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«ABSTRACT On August 9, 2012 the Morpheus 1.5A vehicle crashed shortly after lift off from the Kennedy Space Center. The loss was limited to the ...»

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Project Morpheus:

Morpheus 1.5A Lander Failure Investigation Results

Jennifer L. Devolites1, Jon B. Olansen, PhD2, and Stephen R. Munday3

NASA Johnson Space Center, Houston, TX 77546


On August 9, 2012 the Morpheus 1.5A vehicle crashed shortly after lift off from the Kennedy

Space Center. The loss was limited to the vehicle itself which was pre-declared to be a test failure and not a mishap. The Morpheus project is demonstrating advanced technologies for in space and planetary surface vehicles including: autonomous flight control, landing site hazard identification and safe site selection, relative surface and hazard navigation, precision landing, modular reusable flight software, and high performance, non-toxic, cryogenic liquid Oxygen and liquid Methane integrated main engine and attitude control propulsion system. A comprehensive failure investigation isolated the fault to the Inertial Measurement Unit (IMU) data path to the flight computer. Several improvements have been identified and implemented for the 1.5B and 1.5C vehicles.

1. INTRODUCTION NASA’s strategic goal of extending human activities across the solar system requires an integrated architecture to conduct human space exploration missions beyond low earth orbit (LEO). This architecture must include advanced, robust in-space transit and landing vehicles capable of supporting a variety of lunar, asteroid and planetary missions; automated hazard detection and avoidance technologies that reduce risk to crews, landers and precursor robotic payloads; and in-situ resource utilization (ISRU) to support crews during extended stays on extraterrestrial surfaces and provide for their safe return to earth. The Advanced Exploration Systems (AES) Program portfolio within NASA includes several fast-paced, milestone-driven projects that are developing these necessary capabilities and, when integrated with subsystem technologies developed by Science Mission Directorate (SMD) investments, can form the basis for a lander development project. Specifically, the Morpheus, Autonomous Landing & Hazard Avoidance Technology (ALHAT), and Regolith & Environment Science & Oxygen & Lunar Volatiles Extraction (RESOLVE) projects provide the technological foundation for lunar surface demonstration missions later in this decade, and for key components of the greater exploration architecture required to move humans beyond LEO.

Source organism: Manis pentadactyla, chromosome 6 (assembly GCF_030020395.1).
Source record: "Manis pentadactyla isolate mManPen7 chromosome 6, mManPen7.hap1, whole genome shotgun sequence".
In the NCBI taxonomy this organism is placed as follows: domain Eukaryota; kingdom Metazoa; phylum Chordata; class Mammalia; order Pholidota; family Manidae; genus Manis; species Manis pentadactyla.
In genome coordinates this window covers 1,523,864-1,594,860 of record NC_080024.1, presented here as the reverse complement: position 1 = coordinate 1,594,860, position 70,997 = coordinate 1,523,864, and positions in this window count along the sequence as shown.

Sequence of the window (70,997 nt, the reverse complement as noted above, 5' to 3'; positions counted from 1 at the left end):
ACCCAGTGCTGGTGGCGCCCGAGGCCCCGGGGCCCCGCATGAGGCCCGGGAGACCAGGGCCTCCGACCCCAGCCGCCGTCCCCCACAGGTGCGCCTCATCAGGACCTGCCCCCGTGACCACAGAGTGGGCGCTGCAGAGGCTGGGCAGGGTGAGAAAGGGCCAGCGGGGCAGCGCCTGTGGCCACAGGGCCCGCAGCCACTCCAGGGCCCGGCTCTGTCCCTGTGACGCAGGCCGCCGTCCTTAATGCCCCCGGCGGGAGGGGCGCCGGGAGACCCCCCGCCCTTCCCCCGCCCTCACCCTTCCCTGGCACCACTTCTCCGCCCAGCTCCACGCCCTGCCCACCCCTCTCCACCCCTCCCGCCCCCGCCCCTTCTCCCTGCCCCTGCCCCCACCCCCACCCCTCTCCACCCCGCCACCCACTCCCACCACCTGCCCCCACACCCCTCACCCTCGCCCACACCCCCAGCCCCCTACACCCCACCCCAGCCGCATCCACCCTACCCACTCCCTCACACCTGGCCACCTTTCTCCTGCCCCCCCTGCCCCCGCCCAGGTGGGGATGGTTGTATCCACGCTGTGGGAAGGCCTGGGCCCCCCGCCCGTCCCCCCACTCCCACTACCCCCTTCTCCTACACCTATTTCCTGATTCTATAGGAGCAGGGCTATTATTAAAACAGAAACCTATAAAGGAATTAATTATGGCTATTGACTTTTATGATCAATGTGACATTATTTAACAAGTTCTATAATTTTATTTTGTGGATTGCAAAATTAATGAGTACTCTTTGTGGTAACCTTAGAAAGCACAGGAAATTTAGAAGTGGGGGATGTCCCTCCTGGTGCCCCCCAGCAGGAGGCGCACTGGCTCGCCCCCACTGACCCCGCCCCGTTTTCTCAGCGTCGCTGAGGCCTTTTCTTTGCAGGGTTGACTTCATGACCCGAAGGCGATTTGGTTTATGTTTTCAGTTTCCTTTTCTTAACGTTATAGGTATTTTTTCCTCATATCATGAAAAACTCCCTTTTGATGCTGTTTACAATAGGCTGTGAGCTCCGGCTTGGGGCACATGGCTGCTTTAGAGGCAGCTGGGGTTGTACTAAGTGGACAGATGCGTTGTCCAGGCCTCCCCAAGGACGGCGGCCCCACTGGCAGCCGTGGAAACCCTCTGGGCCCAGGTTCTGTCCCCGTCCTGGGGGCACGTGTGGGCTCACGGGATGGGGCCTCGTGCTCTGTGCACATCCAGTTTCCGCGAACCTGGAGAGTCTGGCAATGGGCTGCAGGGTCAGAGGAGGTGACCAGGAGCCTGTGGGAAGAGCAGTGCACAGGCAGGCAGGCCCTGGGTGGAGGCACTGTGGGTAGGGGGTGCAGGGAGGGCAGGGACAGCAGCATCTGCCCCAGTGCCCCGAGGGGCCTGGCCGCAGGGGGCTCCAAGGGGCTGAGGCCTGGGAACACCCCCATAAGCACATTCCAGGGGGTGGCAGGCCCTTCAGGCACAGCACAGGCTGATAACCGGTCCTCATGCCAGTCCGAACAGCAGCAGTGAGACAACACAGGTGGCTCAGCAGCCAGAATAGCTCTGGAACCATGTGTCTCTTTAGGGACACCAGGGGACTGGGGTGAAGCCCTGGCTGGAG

The Morpheus Project provides an integrated vertical test bed (VTB) platform for advancing multiple subsystem technologies. While technologies offer promise, capabilities offer potential solutions for future human exploration beyond LEO. Morpheus provides a bridge for evolving these technologies into capable systems that can be demonstrated and tested.

This paper describes the activities of the Morpheus Project, ongoing integration with ALHAT through FY12-13, and expectations for the future, with the goal of developing and demonstrating these human Morpheus Systems Engineering & Integration Manager, Mail Stop EA34 Morpheus Project Manager, Mail Stop EA32, AIAA Senior Member Morpheus Deputy Project Manager, Mail Stop EA32 American Institute of Aeronautics and Astronautics: SPACE 2013 Figure 1 - Morpheus 'Alpha' Vehicle is prepared for testing at Kennedy Space Center in August 2012.

spaceflight capabilities with robotic missions to the lunar surface.

The Morpheus Project provides a liquid oxygen (LOX) / liquid methane (LCH4) propelled vehicle that, when leveraging subsystem designs developed by other VTBs such as the Marshall Space Flight Center’s (MSFC) Mighty Eagle Lander, may be developed into reusable platforms for in-space transit and/or planetary landing for multiple missions and payload capacities. Such platforms could directly support robotic missions and would eventually mature into capabilities advantageous for manned missions.

The LOX/methane propulsion system is one of two key technologies that Morpheus is designed to integrate and demonstrate. The Morpheus LOX/methane propulsion system can provide a specific impulse during space flight of up to 321 seconds; it is clean-burning, non-toxic, and cryogenic, but space-storable. Additionally, for future space missions the lox and/or methane could be produced in situ on planetary surfaces, and the oxygen is compatible onboard with life support systems and power generation. These attributes make LOX/methane an attractive propulsion technology for a lander of this scale.